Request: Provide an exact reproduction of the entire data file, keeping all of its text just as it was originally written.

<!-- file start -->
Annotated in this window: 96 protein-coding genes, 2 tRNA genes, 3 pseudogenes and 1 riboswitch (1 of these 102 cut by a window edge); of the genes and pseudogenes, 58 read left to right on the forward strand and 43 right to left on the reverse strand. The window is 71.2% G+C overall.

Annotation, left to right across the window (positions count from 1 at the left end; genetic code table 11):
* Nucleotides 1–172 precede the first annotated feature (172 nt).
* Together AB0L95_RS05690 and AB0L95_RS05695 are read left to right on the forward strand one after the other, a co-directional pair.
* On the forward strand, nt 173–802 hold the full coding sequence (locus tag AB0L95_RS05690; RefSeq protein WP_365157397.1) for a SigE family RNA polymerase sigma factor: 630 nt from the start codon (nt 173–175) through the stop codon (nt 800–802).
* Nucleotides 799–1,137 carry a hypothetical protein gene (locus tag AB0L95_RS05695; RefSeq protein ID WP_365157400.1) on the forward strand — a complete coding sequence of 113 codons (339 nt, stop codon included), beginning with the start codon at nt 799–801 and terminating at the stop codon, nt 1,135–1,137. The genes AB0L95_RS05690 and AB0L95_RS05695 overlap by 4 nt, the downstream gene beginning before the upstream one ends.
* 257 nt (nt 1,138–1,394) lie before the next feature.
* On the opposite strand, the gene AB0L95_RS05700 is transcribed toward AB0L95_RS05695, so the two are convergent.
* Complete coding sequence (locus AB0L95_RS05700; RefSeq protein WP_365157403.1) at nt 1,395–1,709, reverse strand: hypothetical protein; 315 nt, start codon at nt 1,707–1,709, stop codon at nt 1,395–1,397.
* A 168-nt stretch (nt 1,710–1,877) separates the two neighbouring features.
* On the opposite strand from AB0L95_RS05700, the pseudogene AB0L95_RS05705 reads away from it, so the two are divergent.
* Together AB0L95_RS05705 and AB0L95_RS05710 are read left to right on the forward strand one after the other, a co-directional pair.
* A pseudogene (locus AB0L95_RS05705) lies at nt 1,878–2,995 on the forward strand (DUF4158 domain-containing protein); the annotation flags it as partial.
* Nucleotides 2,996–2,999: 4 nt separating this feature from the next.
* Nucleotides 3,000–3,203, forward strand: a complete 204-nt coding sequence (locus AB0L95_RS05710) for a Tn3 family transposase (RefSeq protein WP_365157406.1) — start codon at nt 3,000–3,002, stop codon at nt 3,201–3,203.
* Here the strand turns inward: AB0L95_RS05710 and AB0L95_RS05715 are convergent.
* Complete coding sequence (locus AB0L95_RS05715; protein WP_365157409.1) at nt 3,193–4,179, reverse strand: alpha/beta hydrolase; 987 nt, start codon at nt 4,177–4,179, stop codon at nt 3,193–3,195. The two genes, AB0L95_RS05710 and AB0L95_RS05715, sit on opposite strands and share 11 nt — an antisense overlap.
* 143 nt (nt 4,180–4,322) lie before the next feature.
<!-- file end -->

Annotated in this window: 96 protein-coding genes, 2 tRNA genes, 3 pseudogenes and 1 riboswitch (1 of these 102 cut by a window edge); of the genes and pseudogenes, 58 read left to right on the forward strand and 43 right to left on the reverse strand. The window is 71.2% G+C overall.

Annotation, left to right across the window (positions count from 1 at the left end; genetic code table 11):
* Nucleotides 1–172 precede the first annotated feature (172 nt).
* Together AB0L95_RS05690 and AB0L95_RS05695 are read left to right on the forward strand one after the other, a co-directional pair.
* On the forward strand, nt 173–802 hold the full coding sequence (locus tag AB0L95_RS05690; RefSeq protein WP_365157397.1) for a SigE family RNA polymerase sigma factor: 630 nt from the start codon (nt 173–175) through the stop codon (nt 800–802).
* Nucleotides 799–1,137 carry a hypothetical protein gene (locus tag AB0L95_RS05695; RefSeq protein ID WP_365157400.1) on the forward strand — a complete coding sequence of 113 codons (339 nt, stop codon included), beginning with the start codon at nt 799–801 and terminating at the stop codon, nt 1,135–1,137. The genes AB0L95_RS05690 and AB0L95_RS05695 overlap by 4 nt, the downstream gene beginning before the upstream one ends.
* 257 nt (nt 1,138–1,394) lie before the next feature.
* On the opposite strand, the gene AB0L95_RS05700 is transcribed toward AB0L95_RS05695, so the two are convergent.
* Complete coding sequence (locus AB0L95_RS05700; RefSeq protein WP_365157403.1) at nt 1,395–1,709, reverse strand: hypothetical protein; 315 nt, start codon at nt 1,707–1,709, stop codon at nt 1,395–1,397.
* A 168-nt stretch (nt 1,710–1,877) separates the two neighbouring features.
* On the opposite strand from AB0L95_RS05700, the pseudogene AB0L95_RS05705 reads away from it, so the two are divergent.
* Together AB0L95_RS05705 and AB0L95_RS05710 are read left to right on the forward strand one after the other, a co-directional pair.
* A pseudogene (locus AB0L95_RS05705) lies at nt 1,878–2,995 on the forward strand (DUF4158 domain-containing protein); the annotation flags it as partial.
* Nucleotides 2,996–2,999: 4 nt separating this feature from the next.
* Nucleotides 3,000–3,203, forward strand: a complete 204-nt coding sequence (locus AB0L95_RS05710) for a Tn3 family transposase (RefSeq protein WP_365157406.1) — start codon at nt 3,000–3,002, stop codon at nt 3,201–3,203.
* Here the strand turns inward: AB0L95_RS05710 and AB0L95_RS05715 are convergent.
* Complete coding sequence (locus AB0L95_RS05715; protein WP_365157409.1) at nt 3,193–4,179, reverse strand: alpha/beta hydrolase; 987 nt, start codon at nt 4,177–4,179, stop codon at nt 3,193–3,195. The two genes, AB0L95_RS05710 and AB0L95_RS05715, sit on opposite strands and share 11 nt — an antisense overlap.
* 143 nt (nt 4,180–4,322) lie before the next feature.